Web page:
Based on what I know about how my body reacts to some of these foods, I’ve decided that it might be worth taking the time to do the full-blown elimination diet while focusing on nutrient-dense meals. I’ll also be incorporating what I’ve learned helping my mom get her diabetes under control (considering the glycemic load of foods, balancing protein:carb ratios). Since I know that it takes a full six weeks to get rid of the rash that milk gives me, I’m planning to try this eating plan for at least two months, then start re-introducing foods.

Reports are that many people with autoimmune diseases are able to identify food sensitivities and then adjust their diets accordingly, and are able to put their disease into remission.

I tend to be skeptical. Unlike much in the CAM world, though, nobody’s getting rich fleecing sick people with this elimination diet. The information is available freely on the internet. We’re going to eat anyway – this just has us make healthier choices. I don’t know if I’ll get remission, but I’m certainly willing to adjust my diet if it means that I’ll feel better.

Some people go cold-turkey, jumping in all at once. I think that’s a good idea – in theory. In practice, I just haven’t managed to write up all the menus yet. I’ve tried, but life keeps encroaching on my time! What seems to be working is easing my way into it, finding and trying recipes when I can.

I’ve managed to write menus for three weeks’ worth of breakfasts. My goal is 18g protein with 39g carb, and the glycemic load 10-15; I’m rarely exact, but usually close. The wonderful thing from a time-management perspective is that many of these can be prepared in advance and stuck in the freezer. So if a recipe serves 8, I can eat it once and put seven servings in the freezer – so I actually have many more than 3 weeks’ worth of menus. 😊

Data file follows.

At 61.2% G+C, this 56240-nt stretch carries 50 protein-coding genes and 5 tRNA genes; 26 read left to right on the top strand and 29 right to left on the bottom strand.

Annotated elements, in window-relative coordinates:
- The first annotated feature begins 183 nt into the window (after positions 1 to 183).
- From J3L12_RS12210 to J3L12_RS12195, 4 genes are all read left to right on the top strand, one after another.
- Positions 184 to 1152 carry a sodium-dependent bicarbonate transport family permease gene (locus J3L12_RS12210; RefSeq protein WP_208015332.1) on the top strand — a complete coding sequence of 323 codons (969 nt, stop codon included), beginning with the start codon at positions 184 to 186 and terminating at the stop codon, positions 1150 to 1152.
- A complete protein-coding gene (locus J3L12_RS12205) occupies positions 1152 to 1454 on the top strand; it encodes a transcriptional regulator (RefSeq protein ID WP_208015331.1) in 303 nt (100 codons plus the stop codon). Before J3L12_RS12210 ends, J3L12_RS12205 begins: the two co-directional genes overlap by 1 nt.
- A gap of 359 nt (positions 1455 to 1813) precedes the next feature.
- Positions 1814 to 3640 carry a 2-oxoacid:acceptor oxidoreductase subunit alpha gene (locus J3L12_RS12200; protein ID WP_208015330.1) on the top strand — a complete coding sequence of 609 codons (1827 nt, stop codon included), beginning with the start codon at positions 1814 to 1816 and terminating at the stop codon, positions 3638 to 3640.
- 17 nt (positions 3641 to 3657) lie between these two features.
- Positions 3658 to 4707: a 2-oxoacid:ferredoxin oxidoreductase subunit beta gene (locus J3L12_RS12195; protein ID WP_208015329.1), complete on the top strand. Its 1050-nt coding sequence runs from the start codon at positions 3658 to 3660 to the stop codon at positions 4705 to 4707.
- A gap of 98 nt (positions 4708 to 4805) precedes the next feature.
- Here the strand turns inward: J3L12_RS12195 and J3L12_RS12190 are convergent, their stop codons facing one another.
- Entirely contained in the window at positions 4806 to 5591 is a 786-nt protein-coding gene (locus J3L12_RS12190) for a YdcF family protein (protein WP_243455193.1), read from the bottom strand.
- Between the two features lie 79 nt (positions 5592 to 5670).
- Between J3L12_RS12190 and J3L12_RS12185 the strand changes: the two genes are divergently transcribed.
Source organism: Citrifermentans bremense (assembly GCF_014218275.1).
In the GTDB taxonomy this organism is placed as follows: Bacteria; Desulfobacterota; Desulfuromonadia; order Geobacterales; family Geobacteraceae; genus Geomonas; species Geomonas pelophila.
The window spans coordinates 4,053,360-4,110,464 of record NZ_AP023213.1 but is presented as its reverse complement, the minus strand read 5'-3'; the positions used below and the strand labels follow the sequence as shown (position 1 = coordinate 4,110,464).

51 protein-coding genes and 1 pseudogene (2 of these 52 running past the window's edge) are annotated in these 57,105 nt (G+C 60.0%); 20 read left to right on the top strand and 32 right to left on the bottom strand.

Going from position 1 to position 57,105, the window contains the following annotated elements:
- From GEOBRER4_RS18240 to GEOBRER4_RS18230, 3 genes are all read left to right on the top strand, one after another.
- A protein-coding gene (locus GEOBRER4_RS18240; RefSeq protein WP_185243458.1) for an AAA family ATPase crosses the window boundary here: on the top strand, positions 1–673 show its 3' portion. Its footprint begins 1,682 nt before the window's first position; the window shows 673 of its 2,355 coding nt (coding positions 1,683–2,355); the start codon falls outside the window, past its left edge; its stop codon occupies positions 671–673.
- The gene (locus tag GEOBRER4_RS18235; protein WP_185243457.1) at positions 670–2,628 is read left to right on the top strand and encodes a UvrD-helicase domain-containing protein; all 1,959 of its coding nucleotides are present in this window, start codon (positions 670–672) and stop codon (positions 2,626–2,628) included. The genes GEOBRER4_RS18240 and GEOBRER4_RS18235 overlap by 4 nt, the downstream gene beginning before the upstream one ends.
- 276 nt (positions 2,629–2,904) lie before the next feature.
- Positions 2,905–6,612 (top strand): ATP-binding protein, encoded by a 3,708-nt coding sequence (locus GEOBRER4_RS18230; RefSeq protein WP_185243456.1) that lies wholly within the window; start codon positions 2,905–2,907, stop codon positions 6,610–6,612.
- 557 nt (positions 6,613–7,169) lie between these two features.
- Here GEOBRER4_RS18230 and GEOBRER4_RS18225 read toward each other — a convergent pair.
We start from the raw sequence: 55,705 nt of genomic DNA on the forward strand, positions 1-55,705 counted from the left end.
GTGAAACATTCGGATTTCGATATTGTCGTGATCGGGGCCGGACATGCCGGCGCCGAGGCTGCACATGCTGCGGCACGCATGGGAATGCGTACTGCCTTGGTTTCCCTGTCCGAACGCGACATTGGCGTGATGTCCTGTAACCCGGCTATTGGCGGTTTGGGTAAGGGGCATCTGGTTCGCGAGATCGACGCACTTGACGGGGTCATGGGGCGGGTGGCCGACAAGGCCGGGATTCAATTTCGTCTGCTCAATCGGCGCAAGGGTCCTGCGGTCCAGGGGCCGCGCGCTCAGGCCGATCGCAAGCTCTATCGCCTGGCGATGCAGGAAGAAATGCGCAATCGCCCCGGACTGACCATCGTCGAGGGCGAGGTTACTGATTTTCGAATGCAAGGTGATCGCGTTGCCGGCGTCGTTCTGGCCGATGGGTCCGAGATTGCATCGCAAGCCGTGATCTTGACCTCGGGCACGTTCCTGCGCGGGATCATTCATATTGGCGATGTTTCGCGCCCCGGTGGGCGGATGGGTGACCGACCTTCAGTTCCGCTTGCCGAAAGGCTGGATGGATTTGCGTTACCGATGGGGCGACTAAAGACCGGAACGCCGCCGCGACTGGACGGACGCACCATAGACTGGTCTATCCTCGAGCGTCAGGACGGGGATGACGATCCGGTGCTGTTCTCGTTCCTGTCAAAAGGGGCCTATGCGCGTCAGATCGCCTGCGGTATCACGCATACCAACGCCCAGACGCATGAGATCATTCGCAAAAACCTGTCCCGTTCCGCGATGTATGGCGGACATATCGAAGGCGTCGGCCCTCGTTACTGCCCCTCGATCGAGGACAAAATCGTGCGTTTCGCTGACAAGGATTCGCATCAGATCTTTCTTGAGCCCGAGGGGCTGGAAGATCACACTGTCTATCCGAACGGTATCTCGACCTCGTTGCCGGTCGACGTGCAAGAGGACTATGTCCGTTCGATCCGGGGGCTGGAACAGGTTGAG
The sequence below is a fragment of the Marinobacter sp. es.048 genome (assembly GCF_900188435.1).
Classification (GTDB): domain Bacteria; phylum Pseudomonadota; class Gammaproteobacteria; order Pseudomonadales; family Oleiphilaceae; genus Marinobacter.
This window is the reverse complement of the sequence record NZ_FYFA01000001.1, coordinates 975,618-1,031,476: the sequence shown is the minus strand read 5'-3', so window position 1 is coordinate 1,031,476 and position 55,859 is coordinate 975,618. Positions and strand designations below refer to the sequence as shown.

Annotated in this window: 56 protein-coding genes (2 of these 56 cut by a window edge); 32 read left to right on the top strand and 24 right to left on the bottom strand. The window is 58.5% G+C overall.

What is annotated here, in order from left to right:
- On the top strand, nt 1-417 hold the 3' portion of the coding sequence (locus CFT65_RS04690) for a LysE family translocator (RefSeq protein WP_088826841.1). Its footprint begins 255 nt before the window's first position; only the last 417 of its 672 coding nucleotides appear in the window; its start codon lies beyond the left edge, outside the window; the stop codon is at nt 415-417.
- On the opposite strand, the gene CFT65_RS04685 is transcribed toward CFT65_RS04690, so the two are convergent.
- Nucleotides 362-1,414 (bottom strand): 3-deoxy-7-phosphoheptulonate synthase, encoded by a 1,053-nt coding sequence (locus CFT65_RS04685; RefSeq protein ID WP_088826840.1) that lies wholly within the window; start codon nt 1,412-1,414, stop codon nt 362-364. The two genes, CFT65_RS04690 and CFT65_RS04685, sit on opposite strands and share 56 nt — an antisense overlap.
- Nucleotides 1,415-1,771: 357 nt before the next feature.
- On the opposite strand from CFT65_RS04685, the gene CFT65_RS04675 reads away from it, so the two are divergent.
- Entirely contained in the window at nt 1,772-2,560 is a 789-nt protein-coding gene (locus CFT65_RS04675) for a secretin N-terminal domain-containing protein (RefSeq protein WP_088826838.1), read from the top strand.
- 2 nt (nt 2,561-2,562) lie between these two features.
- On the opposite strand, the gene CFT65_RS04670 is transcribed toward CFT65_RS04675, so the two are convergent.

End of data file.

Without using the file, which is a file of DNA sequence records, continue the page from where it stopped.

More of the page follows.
The key to success seems to be careful planning.  If you walk into the kitchen hungry and wonder what to fix, it’s easy to default to the familiar — which might not be what’s best.  Planning in advance so that there are no decisions to be made at mealtime seems to make a huge difference (at least for me).

In case you’re interested in some new (sometimes strange) breakfast recipes, I’ve included links below.   Many of these can be made ahead, frozen, and reheated at a later date.

Week 1:

Week 2:

Week 3:

Weekends:
Traditionally, my family eats pancakes (preferably huckleberry) or waffles on Saturday mornings.  Sunday’s breakfast is prepared Saturday night, with a ham going into the crockpot to slow-cook, and cinnamon rolls prepped and set in the oven to rise overnight, and with the oven on time-bake so that we can wake up Sunday morning to the wonderful aroma of fresh-baked cinnamon rolls and ham (served with applesauce on the side).

Obviously our traditions do not fit into my new way of eating. I’m still making my family their traditional foods. For me, I’ve searched for similar replacements:

Note: because I’m trying to carefully balance proteins:carbs at 18:39 per meal, the serving sizes that I’m using do not always (ever) match up to the recipe creators’ serving sizes — which is what has taken me so long to find menus that work without tons of repetition.  It’s not just “eat this, don’t eat that,” but working on the macro-nutrient quantities, too 🙂

FOOD

Now that breakfasts seem to be under control, I’ll begin working on supper menus.  Please chime in if you have favorites to add.